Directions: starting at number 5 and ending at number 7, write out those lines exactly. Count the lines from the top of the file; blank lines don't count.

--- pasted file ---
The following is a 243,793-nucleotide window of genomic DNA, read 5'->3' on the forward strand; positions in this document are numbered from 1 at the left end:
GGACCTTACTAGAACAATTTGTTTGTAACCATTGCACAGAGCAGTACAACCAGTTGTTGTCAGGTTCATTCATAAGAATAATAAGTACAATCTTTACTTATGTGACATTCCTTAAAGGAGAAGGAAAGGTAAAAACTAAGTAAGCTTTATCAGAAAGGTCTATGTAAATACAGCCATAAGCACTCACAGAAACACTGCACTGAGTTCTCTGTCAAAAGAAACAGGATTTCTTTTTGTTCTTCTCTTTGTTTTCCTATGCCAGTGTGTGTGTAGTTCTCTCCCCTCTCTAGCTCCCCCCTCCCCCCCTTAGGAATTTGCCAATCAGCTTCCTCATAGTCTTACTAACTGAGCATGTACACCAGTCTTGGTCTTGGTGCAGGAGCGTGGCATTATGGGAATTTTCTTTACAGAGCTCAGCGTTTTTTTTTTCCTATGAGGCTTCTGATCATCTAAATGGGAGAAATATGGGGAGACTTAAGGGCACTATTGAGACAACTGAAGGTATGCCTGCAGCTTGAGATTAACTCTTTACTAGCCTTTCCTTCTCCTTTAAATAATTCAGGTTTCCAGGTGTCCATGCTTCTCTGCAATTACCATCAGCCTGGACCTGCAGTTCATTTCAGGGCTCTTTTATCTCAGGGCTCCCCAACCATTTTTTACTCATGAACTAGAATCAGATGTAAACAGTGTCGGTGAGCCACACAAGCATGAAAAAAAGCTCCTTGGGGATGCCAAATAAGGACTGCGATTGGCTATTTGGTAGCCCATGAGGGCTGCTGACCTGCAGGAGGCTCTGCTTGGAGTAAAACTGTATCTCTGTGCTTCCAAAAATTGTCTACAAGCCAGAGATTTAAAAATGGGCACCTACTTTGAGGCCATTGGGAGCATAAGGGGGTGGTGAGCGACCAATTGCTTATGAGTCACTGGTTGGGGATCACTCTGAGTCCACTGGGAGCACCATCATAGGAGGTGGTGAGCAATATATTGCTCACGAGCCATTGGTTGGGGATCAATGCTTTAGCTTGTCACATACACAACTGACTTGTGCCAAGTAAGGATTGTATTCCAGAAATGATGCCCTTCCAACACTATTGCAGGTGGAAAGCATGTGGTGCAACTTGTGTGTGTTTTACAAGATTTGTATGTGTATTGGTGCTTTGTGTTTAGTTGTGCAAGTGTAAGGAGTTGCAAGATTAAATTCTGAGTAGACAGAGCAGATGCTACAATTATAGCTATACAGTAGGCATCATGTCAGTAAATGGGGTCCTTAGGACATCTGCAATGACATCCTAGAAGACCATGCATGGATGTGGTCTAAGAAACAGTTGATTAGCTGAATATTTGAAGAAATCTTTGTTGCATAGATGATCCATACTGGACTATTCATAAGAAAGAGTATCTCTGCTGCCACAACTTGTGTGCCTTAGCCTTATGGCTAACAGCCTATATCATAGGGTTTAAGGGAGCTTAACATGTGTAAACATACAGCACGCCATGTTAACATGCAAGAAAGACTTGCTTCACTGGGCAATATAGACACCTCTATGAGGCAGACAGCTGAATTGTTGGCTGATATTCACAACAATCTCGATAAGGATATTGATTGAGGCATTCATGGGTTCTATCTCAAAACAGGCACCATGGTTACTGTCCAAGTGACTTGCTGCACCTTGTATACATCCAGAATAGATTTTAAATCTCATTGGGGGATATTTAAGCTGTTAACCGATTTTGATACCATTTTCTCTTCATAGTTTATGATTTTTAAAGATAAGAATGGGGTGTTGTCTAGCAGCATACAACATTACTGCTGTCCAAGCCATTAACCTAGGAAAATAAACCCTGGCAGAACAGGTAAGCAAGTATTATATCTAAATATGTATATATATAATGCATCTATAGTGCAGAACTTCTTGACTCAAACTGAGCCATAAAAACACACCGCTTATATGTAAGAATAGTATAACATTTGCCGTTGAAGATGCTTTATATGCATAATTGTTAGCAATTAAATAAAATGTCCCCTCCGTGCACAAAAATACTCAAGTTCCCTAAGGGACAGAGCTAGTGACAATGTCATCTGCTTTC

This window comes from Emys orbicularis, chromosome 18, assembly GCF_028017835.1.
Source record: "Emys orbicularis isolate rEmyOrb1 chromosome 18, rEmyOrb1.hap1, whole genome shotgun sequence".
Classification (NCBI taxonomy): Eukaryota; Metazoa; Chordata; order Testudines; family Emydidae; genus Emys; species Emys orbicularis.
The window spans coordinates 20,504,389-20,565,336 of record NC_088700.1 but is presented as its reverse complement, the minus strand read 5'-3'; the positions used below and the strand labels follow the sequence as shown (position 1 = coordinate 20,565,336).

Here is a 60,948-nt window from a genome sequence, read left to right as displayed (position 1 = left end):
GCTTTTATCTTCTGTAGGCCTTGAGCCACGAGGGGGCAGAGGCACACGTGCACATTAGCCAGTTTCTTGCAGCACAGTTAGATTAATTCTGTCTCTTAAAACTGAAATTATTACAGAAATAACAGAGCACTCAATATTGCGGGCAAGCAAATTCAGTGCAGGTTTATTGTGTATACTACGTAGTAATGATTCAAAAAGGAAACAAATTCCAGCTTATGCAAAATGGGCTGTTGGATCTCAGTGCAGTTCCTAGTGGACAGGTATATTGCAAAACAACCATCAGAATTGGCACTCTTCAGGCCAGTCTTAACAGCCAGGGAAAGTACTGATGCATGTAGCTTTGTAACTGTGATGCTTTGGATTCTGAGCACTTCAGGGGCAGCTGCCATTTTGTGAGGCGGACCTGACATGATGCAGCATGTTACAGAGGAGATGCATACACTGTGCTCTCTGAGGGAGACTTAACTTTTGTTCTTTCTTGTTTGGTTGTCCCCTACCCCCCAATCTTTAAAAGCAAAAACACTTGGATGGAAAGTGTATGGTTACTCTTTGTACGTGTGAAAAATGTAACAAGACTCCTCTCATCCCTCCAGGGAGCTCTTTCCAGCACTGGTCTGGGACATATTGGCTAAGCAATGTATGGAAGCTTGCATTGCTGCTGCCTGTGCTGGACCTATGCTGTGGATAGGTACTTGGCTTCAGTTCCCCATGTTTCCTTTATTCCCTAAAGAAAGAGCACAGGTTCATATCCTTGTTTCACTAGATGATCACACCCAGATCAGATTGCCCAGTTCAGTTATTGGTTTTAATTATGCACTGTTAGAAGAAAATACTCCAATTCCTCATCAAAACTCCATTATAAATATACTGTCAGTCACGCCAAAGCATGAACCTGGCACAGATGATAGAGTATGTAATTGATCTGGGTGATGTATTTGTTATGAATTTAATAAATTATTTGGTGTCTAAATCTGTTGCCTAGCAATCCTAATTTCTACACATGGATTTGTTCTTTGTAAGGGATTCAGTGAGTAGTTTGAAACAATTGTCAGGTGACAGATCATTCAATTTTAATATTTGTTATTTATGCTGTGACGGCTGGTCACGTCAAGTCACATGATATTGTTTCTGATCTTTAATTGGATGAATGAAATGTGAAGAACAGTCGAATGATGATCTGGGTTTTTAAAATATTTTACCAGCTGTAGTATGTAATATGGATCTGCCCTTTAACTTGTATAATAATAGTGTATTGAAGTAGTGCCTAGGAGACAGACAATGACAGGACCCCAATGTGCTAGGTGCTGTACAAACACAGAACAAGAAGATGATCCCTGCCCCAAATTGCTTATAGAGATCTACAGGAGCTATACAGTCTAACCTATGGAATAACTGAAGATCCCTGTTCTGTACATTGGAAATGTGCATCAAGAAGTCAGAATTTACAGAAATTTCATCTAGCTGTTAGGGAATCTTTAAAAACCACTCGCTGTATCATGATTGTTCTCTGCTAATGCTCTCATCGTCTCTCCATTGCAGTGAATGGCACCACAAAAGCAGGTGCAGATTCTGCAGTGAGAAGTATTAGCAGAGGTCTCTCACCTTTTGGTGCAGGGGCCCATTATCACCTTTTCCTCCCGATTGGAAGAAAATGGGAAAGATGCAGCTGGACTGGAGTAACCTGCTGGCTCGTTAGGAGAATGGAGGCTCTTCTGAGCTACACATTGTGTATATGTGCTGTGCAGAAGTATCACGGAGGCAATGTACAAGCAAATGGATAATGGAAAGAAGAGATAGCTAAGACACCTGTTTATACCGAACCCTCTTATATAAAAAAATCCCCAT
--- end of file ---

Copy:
Classification (NCBI taxonomy): Eukaryota; Metazoa; Chordata; order Testudines; family Emydidae; genus Emys; species Emys orbicularis.
The window spans coordinates 20,504,389-20,565,336 of record NC_088700.1 but is presented as its reverse complement, the minus strand read 5'-3'; the positions used below and the strand labels follow the sequence as shown (position 1 = coordinate 20,565,336).

Here is a 60,948-nt window from a genome sequence, read left to right as displayed (position 1 = left end):